HCA Healthcare, one of the nation’s largest healthcare companies and private employers, is based in Nashville. The present company represents the merger of several hospital and healthcare companies, primarily the Hospital Corporation of American (HCA) and the Columbia Hospital Corporation. HCA was a Nashville-based healthcare corporation, established as one of the first private healthcare corporations in the country by Jack Massey, Thomas F. Frist Sr., and Thomas F. Frist Jr. in 1968. Frist Sr. began the company by organizing Park View Hospital in Nashville in 1956. After the creation of Medicaid and Medicare in 1965, the number of for-profit hospitals across the country began to grow. At that same time, Frist and the other doctors at Park View decided to sell Park View Hospital to a new management company to operate the property. Frist Sr. and Frist Jr. then asked Nashville businessman Jack Massey for assistance, and the three established their own management company called Hospital Corporation of America. The new corporation relied on solid leadership and sound financial decisions to quickly become one of the most important private healthcare providers in the country. By 1979 HCA owned or managed 140 hospitals; by the mid-1980s the hospital chain included over 200 hospitals and held contracts to manage 200 more.
From 1987 to 1997 the size and structure of HCA changed to meet the opportunities and challenges of the competitive healthcare industry. In 1987 HCA sold 104 hospitals to the newly created Healthtrust corporation. In February 1994 it formally merged its 97 hospitals with the Columbia Hospital Corporation to create Columbia/HCA, an immediate national leader in the industry. Richard Scott, who established the Columbia Hospital Corporation in Texas in 1987, became the new corporation’s CEO. In 1991 Scott’s Columbia had a base of 12 hospitals; it then acquired Basic American Medical (8 hospitals) in 1992, Galen Health Care Corporation (71 hospitals) in 1993, and then the 97 hospitals of HCA, as well as the 96 ambulatory surgical centers of Medical Care America in 1994. Columbia’s expansion was not over; in 1995 it acquired the 117 hospitals of Healthtrust. According to a 1997 tally, Columbia/HCA owned and operated over 340 hospitals, with properties in thirty-six states and two foreign countries.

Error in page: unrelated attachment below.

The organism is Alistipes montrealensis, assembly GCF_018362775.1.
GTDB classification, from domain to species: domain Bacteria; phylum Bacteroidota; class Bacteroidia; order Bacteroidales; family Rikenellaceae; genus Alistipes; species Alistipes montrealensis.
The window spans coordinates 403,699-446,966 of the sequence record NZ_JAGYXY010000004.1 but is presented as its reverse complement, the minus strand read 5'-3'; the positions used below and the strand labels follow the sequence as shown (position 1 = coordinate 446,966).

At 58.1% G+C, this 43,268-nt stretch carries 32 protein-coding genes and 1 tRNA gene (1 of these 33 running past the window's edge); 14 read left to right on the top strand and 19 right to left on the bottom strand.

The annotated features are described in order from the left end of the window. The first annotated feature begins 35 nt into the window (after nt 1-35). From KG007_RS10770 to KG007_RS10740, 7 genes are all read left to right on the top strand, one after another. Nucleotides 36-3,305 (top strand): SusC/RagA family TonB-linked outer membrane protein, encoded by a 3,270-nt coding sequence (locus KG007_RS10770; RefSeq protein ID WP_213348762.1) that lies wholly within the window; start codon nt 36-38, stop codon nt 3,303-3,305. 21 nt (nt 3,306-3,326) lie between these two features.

Scott’s success story, however, unraveled in the summer of 1997. Federal investigators raided hospitals in seven states in search of evidence of fraud in Columbia’s billings to the federal Medicare program. By July 24, 1997, Scott had resigned as CEO and been replaced by Thomas Frist Jr. Frist immediately announced that “the new CEO of this company is very serious about addressing the government’s concerns, and understands the gravity of the situation.” By the end of August 1997, according to the Associated Press, ten states were investigating Columbia/HCA for possible Medicaid fraud. That October the company established its new Ethics, Compliance and Corporate Responsibility Department.
Over the next three years HCA dramatically decreased its size, reorganized its upper management, and even changed its name (its Nashville area hospitals, for instance, were placed under the TriStar Health System name in 1999). It also entered into protracted negotiations with the federal government over the Columbia investigation. In 2000 settlements between the Department of Justice and HCA required the company to pay a total of $840 million and sign a corporate integrity agreement with the Office of Inspector General. Two defunct subsidiaries, Columbia Management Companies and Columbia Homecare Group, also entered guilty pleas to fourteen criminal counts including charges of conspiracy, receiving unlawful remuneration, and making false statements. With the cases settled, HCA looked forward to a new century of development. For the year 2000, the company reported revenues of $16.7 billion and a net income of $913 million. In early 2001 the company announced that prior Chief Operating Officer Jack O. Bovender Jr. would be the company’s new chief executive officer.